The Amaryllis Moment

I received an amaryllis for Christmas from my father.  Since it was winter time I figured it would be a cool experience to have our students watch it grow.  After taking the bulb, soil, and plastic pot out of the little cardboard box I set it on my desk for all to see.


Well, we didn’t see much for awhile.  But eventually, out of the dirt slowly grew a small, pale stem.  I watered the plant according to directions, kept it out of direct sunlight, turned it every so often, but still no flower.  Gradually the small green stalk started heading for the ceiling.  Some time after that a bud began to form.  Then one Monday morning, several weeks after it was planted, a bright red, pink, and white flower welcomed us to school in a glorious way.


One of the most enjoyable aspects of teaching is the “amaryllis moment”.  Sure, it is an incredible thing to behold when students are bursting at the seams to answer questions to concepts they only learned days, or even minutes ago.  But what is much more amazing and satisfying to both teacher and student is that amaryllis moment – that moment in time when a student who has been struggling with a concept for days, weeks, and perhaps even months finally understands.  Finally “gets it”.  Finally has conquered the matter that has troubled their brain, their time, and even challenged their self-esteem.

When the amaryllis blossoms it is a sight to behold – like a firework exploding then freezing in time.  When children display grit failure after failure, watching the timid or even shocked smiles that spread across their faces and then freezes in that moment of understanding and satisfaction at the realization that they have just overcome that difficult concept – it is SO much more amazing than any flower blossoming or firework exploding.

And I’m just the soil in this analogy.  Or perhaps the water?  Or I suppose the gardener.  It is the amaryllis itself that truly has to do all the work.  It is the young student who has to block out all of the discouragements and distractions to finally break through the soil and prevail.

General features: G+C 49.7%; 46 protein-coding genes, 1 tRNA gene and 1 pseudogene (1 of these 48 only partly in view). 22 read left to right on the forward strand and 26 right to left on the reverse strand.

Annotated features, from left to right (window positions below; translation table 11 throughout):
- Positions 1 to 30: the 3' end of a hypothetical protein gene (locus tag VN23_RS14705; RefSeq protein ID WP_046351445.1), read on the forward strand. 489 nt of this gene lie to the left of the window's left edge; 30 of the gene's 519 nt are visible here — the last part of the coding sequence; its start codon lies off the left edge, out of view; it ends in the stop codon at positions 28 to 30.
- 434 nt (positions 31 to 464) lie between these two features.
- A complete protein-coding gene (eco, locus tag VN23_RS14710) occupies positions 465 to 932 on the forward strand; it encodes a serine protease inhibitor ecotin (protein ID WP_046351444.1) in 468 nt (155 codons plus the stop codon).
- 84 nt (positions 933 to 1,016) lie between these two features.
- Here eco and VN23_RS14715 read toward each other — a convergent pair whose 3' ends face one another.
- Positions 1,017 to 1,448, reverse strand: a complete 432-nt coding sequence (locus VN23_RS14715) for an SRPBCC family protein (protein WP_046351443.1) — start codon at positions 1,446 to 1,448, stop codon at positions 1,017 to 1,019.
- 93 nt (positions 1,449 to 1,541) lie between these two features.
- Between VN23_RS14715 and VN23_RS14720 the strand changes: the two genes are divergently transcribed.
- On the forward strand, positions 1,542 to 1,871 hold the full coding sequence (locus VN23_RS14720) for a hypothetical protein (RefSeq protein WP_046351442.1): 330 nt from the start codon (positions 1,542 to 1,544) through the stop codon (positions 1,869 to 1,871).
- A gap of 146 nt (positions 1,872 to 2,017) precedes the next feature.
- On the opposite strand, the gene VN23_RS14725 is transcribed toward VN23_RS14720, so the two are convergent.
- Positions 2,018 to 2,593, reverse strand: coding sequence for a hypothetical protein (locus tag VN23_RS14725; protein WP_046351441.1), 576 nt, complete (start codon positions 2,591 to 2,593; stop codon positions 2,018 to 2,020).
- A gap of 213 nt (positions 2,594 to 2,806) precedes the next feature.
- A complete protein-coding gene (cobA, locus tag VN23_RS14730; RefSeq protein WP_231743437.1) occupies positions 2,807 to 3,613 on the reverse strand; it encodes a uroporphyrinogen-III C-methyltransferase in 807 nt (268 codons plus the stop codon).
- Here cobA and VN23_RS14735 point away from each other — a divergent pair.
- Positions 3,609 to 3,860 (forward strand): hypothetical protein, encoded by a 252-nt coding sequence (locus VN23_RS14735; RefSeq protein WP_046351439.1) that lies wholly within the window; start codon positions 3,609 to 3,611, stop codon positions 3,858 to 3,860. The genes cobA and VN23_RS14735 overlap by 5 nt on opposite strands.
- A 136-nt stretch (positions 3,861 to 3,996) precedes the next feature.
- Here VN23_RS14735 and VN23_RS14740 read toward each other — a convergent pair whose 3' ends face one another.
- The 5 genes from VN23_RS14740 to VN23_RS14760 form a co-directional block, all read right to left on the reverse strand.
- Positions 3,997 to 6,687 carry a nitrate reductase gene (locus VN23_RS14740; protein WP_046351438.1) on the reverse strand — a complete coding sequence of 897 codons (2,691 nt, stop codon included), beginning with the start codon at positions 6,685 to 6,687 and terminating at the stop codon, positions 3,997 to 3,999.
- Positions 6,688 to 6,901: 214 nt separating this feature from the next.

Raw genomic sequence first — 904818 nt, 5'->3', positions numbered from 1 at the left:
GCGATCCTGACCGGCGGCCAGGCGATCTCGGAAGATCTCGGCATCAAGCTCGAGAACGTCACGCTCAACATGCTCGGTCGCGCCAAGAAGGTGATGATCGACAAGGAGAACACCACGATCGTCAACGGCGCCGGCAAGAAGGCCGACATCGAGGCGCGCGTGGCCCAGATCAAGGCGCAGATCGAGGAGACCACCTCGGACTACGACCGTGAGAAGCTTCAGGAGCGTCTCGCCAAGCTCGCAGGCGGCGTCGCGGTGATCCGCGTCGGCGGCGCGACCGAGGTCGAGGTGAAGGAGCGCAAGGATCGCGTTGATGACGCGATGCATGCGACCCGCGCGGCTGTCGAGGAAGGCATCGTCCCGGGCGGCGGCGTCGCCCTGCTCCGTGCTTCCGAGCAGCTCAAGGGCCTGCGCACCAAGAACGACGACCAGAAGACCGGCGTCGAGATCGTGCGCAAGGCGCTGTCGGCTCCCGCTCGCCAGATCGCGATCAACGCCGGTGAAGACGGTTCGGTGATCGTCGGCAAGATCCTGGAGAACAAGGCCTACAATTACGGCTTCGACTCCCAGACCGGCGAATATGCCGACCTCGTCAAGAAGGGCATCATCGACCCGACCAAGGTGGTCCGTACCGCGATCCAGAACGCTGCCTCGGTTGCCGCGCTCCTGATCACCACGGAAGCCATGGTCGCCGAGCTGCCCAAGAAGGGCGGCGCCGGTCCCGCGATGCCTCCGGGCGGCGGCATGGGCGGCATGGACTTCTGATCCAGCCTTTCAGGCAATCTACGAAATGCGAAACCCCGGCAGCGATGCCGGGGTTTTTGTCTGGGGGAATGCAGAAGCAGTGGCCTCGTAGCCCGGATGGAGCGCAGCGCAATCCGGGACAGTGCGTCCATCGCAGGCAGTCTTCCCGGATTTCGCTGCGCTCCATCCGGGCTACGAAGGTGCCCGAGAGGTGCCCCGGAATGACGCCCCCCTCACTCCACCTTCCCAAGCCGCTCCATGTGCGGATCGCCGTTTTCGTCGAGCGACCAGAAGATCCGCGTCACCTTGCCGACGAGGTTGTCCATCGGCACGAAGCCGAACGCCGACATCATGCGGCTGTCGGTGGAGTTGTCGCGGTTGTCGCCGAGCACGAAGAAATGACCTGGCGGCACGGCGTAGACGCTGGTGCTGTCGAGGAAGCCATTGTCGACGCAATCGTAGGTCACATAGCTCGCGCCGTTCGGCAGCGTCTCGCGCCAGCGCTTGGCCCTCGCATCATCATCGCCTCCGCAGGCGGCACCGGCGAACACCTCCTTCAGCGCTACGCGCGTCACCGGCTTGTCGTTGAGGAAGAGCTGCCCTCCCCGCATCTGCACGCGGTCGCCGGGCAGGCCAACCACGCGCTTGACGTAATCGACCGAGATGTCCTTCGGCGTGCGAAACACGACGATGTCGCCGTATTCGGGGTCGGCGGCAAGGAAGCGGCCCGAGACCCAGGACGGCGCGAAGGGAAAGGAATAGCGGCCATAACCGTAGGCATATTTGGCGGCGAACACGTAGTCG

The amaryllis moment requires time, patience, endurance, and a brave determination that says, “Yes, I will succeed no matter how long it takes me and no matter how discouraging my failures become.”

CONGRATULATIONS and CREDIT are due to all the kids out there who stick with “it” every day no matter the trial so they can grow – so they can learn, and know more, and be more.  And when the next challenge wields its ugly face, they will be prepared to rise even higher than before…


Encourage: A Letter to my Students’ Families


According to the Merriam-Webster Dictionary, the definition of the word encourage is “to make someone more determined, hopeful, or confident.”  This is my goal every year as a teacher – to help my students become more determined, hopeful AND confident.

Students in the third grade start becoming more aware of both their strengths and weaknesses.  Sometimes students will focus on how they do not measure up to their peers in certain areas, rather than being proud of their abilities and doing their best to overcome challenges.  I feel it is all of our jobs as adults to encourage our children to be pleased with who they are – all of their strengths, weaknesses, and everything that makes them a one-of-a-kind human being.

My goal is that every day each student in my classroom will:

  1. gain confidence in their abilities
  2. become more determined to do their best in every task they are presented with
  3. be hopeful that despite challenges, mistakes and the occasional failure, that consistent effort will indeed produce favorable results

Do we as adults always succeed with what we set out to accomplish?  Certainly not.  However, it is how we handle both successes and failures in front of our children and students that just may impact them more than how “good” or “bad” we are at our jobs, hobbies, and everyday responsibilities.

As your child’s teacher I will do my best to encourage your son or daughter throughout the year.  I am determined to do so, confident that I have the skills to do so, and I am hopeful for an INCREDIBLE school year.  Your child deserves it.


Mr. Smith